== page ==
In our daily work and struggles as young people of Nigeria to ensure that we end the deaths of mothers at time of pregnancy and delivery. The TFCH founder and her team has identified men as the key stakeholders to improve pregnancy and delivery out comes.
If men were to be the ones carrying pregnancy, regularly visiting delivery rooms and even facing the challenges women face during this period, I am sure more commitment and action would have been put in place to end the global the burden and certainly the worlds record on mortality and morbidity rate wouldn’t have been high at all
A woman cannot be pregnant except there is a sexual intercourse between man and woman. Once a woman becomes pregnant she is enrolled into ANC to learn all do’s and don’ts in pregnancy throughout the nine months .What happens to the man ? is he mentored on his role to ensure that his wife survives pregnancy and delivery? . Most men do not know how long a full term pregnancy takes, still they are expecting up to their 6th child, and some men do not keep track of their wives gestational age until the the child is delivered.
SEE HOW THE SCHOOL OF HUSBAND HAS IMPROVED THE KNOWLEDGE OF MEN ON MNCH IN BWARI
We started a program to actively involve men in MNCH programs few months ago, after we discovered acceptance to family planning was getting more difficult by the day , due to husbands refusal believing that “ children are gift God and therefore should not be by choice”.
Prior to setting up “the school of husbands” we did a survey in the community to know the leading cause towards lack of access to quality maternal , newborn and child health services (MNCH), FP ,and other reproductive health services generally.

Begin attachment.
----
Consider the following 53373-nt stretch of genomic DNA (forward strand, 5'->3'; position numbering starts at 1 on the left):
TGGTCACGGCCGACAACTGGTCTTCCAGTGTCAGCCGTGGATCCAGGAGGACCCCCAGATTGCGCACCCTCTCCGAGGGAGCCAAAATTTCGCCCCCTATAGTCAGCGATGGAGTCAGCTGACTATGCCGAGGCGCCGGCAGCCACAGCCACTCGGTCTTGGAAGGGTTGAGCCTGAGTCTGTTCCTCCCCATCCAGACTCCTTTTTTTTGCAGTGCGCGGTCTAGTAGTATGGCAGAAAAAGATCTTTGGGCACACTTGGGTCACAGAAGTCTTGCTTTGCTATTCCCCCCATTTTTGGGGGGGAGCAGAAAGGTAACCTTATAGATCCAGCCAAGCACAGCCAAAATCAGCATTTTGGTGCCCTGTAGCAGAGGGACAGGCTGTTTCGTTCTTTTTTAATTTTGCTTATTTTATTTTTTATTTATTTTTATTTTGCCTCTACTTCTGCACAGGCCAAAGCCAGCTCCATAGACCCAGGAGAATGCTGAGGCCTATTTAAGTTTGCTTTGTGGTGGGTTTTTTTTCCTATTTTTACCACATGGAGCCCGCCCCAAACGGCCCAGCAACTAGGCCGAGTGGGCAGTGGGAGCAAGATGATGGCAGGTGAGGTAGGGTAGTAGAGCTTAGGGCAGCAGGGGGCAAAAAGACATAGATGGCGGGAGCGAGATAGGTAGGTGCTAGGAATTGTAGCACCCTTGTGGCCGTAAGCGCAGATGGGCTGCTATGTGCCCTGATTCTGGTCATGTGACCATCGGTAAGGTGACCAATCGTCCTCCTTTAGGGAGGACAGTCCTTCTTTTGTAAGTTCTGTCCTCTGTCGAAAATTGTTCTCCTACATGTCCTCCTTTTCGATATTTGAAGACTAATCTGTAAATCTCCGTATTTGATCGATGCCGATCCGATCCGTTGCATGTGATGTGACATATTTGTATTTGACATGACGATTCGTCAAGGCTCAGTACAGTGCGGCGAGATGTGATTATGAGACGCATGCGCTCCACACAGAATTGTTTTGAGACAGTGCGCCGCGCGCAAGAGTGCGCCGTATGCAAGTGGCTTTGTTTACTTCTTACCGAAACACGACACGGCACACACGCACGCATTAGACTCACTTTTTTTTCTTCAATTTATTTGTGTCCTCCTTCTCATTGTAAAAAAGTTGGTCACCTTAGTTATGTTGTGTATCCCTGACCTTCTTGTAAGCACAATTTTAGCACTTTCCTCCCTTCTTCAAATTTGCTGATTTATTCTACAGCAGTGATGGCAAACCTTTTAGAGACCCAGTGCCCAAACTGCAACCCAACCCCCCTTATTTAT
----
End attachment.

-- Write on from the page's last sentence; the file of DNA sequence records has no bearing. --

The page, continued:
In All , the barriers to low support from husbands were attributed to culture, religion, poverty, illiteracy , taboo, lack of interest etc. These barriers indeed contribute both directly and indirectly to the poor maternal health situation in the country.
The truth is that, men are not involved in MNCH programs, so how do we even expect them to know what family planning means and how it can help reduce maternal and infant mortality burden in Nigeria. First I think it’s totally wrong to keep talking to women alone about family planning. We don’t expect a man sitting at home without any knowledge on FP, to agree instantly on what the wife says concerning any choice of family planning.
THE IMPACT OF THE SCHOOL OF HUSBANDS
The school of husbands which is open for both married and single men from age 18years and above started few months ago. The school provides learning opportunity for men to improve their knowledge on reproductive health: At every meeting, new topics are discussed ranging from reproductive organs and its role, pregnancy and delivery, family planning, nutrition, HIV/Aids, danger signs in pregnancy, signs of labor , immunization and its schedule , childhood illnesses, and preparation of ORS etc.
We are happy to see how the number of our “students” gradually increases by the day. The men goes out now to share the new knowledge, sensitize and getting others to join.
At the beginning it was not easy at all, because the community men saw it as great taboo to be mentioning (sex, penis and vagina) we wereseen as vulgar and irresponsible, until they began to gain good knowledge on reproductive health it was no longer a taboo.
Today we have many men working as community health volunteers, after undergoing additional trainings and some more men are willing to join. They are taking the lead now in creating awareness on importance of ANC and health facility delivery, family planning, HIV testing and counseling.
It so amazing to see how this innovation has brought about positive behavioral changes in men towards promoting reproductive health and rights within their communities.
Now the men here now participate in at least one Ante-natal class with their wives to show support…how amazing